STARRING: Kurt Russell, Jason Scott Lee, Jason Isaacs, Connie
Neilsen, Gary Busey, Sean Pertwee, Danny Turner
1998, 100 Minutes, Directed by: Paul Anderson
If youve heard that Soldier
is written by David Webb Peoples who also wrote the excellent Blade
Runner and Twelve Monkeys then forget all about it! Also
forget whatever Peoples may have said in interviews about the film being
a "side-quel" of sorts to Blade Runner, i.e., set in
the same universe as that 1982 modern classic. The two films cannot be
compared at all the one being an intelligent and highly original
film and the other being a piece of extremely derivative filmmaking.
that means is if youre a rabid Blade Runner fan then you
might briefly catch some "insider" references to that movie
a so-called "spinner" vehicle briefly glimpsed in the
corner of ones eye and a character mentioning the "battle of
Tannhauser Gates" (referred to by the Rutger Hauer character in his
eloquent death scene).
If you instead think of Soldier
as being directed by Paul Andersen who did last years chiller set
in outer space, Event Horizon which consisted of bits stolen from other
(better) movies, then you might stand a better chance at not being disappointed
by this movie. Like Event Horizon, Soldier is hacked together
with bits stolen from other movies, the most notably being those 1980s-style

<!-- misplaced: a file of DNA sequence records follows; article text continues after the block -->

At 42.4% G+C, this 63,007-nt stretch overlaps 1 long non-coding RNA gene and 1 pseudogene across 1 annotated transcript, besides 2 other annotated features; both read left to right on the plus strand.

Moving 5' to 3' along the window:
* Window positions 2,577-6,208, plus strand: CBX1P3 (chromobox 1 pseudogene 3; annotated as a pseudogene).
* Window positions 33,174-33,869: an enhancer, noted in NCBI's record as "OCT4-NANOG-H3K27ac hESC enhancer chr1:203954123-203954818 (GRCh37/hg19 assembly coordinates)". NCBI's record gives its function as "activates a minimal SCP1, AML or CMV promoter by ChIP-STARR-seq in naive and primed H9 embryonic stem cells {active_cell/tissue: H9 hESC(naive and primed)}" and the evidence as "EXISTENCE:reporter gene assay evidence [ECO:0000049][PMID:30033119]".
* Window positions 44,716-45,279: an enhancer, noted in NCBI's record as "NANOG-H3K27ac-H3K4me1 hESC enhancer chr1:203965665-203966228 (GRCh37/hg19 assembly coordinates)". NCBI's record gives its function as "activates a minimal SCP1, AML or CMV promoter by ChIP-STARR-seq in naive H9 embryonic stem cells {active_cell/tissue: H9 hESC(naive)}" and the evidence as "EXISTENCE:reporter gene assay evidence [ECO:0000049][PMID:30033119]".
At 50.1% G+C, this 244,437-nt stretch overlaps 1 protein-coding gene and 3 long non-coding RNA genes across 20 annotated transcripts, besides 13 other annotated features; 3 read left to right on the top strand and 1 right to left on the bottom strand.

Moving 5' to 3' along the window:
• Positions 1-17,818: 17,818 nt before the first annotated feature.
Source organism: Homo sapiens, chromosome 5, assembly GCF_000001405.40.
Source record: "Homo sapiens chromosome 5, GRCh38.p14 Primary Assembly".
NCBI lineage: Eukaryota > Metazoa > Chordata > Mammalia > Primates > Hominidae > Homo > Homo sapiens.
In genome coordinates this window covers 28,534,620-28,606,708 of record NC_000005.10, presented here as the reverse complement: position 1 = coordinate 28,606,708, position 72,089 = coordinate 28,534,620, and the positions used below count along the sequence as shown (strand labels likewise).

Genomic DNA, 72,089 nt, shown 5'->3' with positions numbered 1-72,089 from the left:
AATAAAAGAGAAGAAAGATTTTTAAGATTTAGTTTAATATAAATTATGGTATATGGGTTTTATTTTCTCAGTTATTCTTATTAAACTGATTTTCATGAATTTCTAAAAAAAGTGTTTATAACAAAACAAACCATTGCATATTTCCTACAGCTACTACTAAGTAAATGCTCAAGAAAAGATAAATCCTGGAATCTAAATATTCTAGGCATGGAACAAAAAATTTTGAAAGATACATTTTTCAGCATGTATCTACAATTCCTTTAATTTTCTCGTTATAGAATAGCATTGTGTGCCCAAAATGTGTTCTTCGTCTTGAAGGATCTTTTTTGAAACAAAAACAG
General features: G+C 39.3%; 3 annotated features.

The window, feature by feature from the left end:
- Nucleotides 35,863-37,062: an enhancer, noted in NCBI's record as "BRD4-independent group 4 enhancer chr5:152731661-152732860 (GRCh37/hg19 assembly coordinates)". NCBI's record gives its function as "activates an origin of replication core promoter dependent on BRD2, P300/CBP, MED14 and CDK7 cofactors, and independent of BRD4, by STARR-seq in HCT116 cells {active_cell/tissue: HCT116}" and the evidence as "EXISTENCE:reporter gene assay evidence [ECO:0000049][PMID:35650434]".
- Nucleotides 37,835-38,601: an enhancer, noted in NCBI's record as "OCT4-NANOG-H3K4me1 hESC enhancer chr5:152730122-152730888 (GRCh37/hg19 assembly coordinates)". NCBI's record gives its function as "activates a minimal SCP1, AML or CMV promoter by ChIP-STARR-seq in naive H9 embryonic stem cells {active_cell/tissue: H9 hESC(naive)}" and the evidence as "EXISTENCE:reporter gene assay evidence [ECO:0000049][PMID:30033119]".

Rambo movies. Yup, thats right: Soldier never goes
beyond the macho action man killing off all the baddies one by one and
then finally facing off against one single opponent in a drawn-out hand-to-hand
fight scene. Pretty disappointing stuff coming from the same pen as the
man who gave us two veritable modern sci-fi classics . . .
Odds are that Soldier was probably more interesting on paper than
how it eventually turned out to be on celluloid. This suspicion is confirmed
at the start of the movie where we allowed to witness key scenes from
the training the main character played by Kurt Russell (who speaks even
less than he did in Escape from L.A.) underwent
To recap: Russell is trained from birth to be the ultimate
soldier cold, emotionless, ruthless, to follow orders without questioning,
etc. He is more of a machine as much as the replicants (androids) hunted
by Deckard back on earth in Blade Runner. However, like all machines
he becomes redundant when even better genetically engineered soldiers
are introduced and like a piece of machinery he is left for dead and discarded
like an old piece of machinery on a planet used for dumping trash.
Until about this point Soldier
is vaguely interesting, but things take a sharp downward turn from there
on: on the planet he is taken in by a group of refugees who becomes the
target of the new genetically engineered troops who are out on a practice
run. Russell, well, kills them all just as he vowed to do in the
trailers and the film becomes a pure Rambo action film.
Taken as an example of this particular brand of action movie, Soldier
makes for passable entertainment. The special effects and production designs
are good. Russell is also clever enough to sustain his military man persona
throughout the movie he "Sirs" everybody, for example.
Soldier throws some dangling leads at its start at what it could
have been. Recently Ive seen quite a few movies dealing with similar
themes of war, emotionally dysfunctional soldiers and a newer breed of
killer taking over from the old, namely Saving Private Ryan, Savior
and The Wild Bunch. All of these movies are much better
and I would recommend any one of them over Soldier. Even taken
as a loud no-brainer action movie youll find that Soldier
ends rather abruptly and unsatisfyingly . . .